George Hollingbery ’76 studied education at an interesting time, as the profession underwent significant change in the 1970s. Teachers began asking where the classroom began and ended, and how could they better reach and help students who learn in different ways.
During that time, Hollingbery says they all faithfully watched the TV sitcom Welcome Back, Kotter. Set in a Brooklyn remedial high school class, the show offered a glimpse into how “difficult” students could defy expectations.
Hollingbery, a fourth-generation Coug and grandson of legendary WSU football coach Babe Hollingbery, started teaching high school sociology and other classes in Lacey. Although he had all kinds … » More …
Rhonda Kromm wouldn’t let car problems keep her from going to college. Since her old vehicle wouldn’t make the drive from Moses Lake, she hitchhiked to Spokane and hiked up the hill to Spokane Community College to enroll. Then she hiked back down the hill to find another ride home.
She wouldn’t let money hold her back, either. With an AA degree completed, Kromm took a year off from school to save up. Then she moved to Colfax, spent mornings taking classes at WSU’s Pullman campus and afternoons coaching at Jennings Elementary. She finished her degree in education in 1986 and that summer moved with … » More …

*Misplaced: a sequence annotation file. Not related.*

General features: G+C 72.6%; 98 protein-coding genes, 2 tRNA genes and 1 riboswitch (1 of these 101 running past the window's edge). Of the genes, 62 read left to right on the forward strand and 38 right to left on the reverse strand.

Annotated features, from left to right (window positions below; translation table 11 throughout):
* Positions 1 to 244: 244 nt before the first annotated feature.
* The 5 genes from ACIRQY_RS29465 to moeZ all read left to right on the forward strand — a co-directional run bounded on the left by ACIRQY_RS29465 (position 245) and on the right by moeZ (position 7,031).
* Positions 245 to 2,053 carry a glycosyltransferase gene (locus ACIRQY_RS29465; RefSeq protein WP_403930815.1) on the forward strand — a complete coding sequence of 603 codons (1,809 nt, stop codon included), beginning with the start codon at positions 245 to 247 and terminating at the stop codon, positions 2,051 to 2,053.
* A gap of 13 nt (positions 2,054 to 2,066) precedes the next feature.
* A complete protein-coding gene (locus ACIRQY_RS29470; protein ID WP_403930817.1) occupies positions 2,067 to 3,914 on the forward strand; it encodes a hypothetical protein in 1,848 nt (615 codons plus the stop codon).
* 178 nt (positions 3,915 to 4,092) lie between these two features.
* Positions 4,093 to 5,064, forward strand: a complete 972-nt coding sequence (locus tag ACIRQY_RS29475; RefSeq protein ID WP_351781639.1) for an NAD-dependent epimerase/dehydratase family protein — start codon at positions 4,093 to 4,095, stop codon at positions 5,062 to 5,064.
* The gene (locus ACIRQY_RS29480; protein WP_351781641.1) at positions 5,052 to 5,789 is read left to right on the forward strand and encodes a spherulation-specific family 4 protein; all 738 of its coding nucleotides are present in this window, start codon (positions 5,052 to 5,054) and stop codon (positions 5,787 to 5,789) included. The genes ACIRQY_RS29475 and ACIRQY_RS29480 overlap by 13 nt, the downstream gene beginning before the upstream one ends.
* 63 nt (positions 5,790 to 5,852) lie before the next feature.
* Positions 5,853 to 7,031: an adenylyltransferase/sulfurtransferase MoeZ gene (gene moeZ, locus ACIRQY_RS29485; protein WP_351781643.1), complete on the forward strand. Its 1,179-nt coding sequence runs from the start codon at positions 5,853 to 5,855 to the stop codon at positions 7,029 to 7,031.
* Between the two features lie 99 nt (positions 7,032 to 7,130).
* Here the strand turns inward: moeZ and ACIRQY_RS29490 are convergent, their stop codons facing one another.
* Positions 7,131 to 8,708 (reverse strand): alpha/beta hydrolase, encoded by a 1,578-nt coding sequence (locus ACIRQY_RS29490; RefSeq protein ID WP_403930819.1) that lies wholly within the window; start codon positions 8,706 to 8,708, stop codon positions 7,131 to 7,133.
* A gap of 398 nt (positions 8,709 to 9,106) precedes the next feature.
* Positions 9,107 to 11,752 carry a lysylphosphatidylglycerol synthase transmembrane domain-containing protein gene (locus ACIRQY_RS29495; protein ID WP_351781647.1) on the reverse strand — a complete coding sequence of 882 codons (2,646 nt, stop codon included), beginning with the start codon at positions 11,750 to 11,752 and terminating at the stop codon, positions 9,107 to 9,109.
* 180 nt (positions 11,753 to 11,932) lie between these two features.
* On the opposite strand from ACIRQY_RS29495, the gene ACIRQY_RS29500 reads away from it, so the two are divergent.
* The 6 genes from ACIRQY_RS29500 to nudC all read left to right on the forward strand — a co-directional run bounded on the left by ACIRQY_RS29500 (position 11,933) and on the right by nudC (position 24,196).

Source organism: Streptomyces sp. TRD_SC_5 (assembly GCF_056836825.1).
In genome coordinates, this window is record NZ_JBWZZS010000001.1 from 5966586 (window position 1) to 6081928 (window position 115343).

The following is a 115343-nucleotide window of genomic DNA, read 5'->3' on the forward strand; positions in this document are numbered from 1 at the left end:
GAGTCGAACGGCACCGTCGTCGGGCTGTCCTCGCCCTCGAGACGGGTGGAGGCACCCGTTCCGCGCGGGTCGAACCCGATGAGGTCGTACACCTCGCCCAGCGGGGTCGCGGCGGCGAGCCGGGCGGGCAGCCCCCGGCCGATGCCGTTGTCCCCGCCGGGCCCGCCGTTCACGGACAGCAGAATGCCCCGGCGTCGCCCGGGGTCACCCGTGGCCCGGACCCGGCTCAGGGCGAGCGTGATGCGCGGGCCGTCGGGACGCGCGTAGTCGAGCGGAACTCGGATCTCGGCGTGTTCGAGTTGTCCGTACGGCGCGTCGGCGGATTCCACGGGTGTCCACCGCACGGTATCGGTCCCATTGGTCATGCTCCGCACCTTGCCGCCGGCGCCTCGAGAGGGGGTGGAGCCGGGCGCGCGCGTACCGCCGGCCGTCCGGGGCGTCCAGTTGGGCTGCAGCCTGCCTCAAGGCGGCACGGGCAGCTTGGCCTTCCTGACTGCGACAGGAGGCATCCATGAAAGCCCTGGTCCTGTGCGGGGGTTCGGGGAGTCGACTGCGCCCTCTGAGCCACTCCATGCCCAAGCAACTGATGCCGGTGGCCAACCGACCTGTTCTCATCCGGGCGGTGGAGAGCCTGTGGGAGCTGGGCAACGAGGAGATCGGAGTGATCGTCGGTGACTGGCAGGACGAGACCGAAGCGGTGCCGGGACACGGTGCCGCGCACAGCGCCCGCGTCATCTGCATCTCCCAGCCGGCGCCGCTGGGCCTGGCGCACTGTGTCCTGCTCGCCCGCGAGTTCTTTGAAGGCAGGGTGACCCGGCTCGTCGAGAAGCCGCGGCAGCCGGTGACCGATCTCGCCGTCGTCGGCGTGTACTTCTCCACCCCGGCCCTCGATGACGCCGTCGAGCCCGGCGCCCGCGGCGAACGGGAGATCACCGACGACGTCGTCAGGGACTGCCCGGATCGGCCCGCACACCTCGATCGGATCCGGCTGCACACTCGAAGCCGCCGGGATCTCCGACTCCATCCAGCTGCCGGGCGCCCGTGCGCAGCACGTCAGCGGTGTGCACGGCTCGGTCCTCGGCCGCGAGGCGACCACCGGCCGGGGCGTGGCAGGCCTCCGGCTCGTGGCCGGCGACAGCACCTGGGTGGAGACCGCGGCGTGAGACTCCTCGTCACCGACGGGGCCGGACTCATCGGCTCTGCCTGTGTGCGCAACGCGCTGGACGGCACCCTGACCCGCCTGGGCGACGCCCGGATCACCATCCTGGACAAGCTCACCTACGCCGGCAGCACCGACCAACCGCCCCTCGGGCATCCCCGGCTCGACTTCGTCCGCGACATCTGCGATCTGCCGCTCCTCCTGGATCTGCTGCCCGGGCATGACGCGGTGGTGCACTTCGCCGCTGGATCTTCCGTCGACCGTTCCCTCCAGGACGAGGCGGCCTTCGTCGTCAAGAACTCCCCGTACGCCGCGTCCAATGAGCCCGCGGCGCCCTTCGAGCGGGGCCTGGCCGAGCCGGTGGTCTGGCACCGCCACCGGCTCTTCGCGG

There’s the science most of us learned as kids. Then there’s the science that scientists actually do.
The K-12 variety is more like a cooking class, but with chemicals, goggles, an occasional Erlenmeyer flask, the unforgettable smell of formaldehyde, and nothing you would want to eat. There, the scientific method is reduced to the formula of a lab report: hypothesize, test, gather data, evaluate, conclude, generally along the lines the teacher told you to expect.
Outside the classroom, science has over the centuries spawned revolutionary advances in knowledge and well-being. But in the classroom it’s, what? Predictable. Formulaic. Boring. All of the above.
Judy Morrison, … » More …
In the rough-hewn world at Columbia Vista Corp.’s lumber mill near Vancouver, the sight of Joseph “Joey” Nelson ’00 pushing spectacles into place might invoke visions of Clark Kent there among the conveyor belts and screeching saws.
But if the workers around him knew that it’s Nelson’s laser-scanning equipment–technology he started developing as a high school kid–enabling their mill to convert raw logs into perfect lumber within seconds, they’d recognize a technological Superman in their midst.
Nelson founded his company, JoeScan, from his dorm room in Washington State University’s Streit Hall in 1999, the year before earning his bachelor’s degree in electrical engineering.
A … » More …
Michael Johnston (’08 Bus. Admin.) switched his cell-phone plan in October. And the incentive wasn’t just the free, high-tech phone or the low text-messaging fees.
“I can get those mobile-to-mobile minutes with my family now,” says Johnston. “Now I don’t have to worry as much about the minutes I use with them.”
Johnston says he talks to either his mom or dad each day, for at least 15 to 20 minutes.
He’s not the only one. He’s part of the millennial generation for whom there is no typical, mandatory Sunday evening phone call home.
Now parents are getting the 9 a.m. Saturday call, the … » More …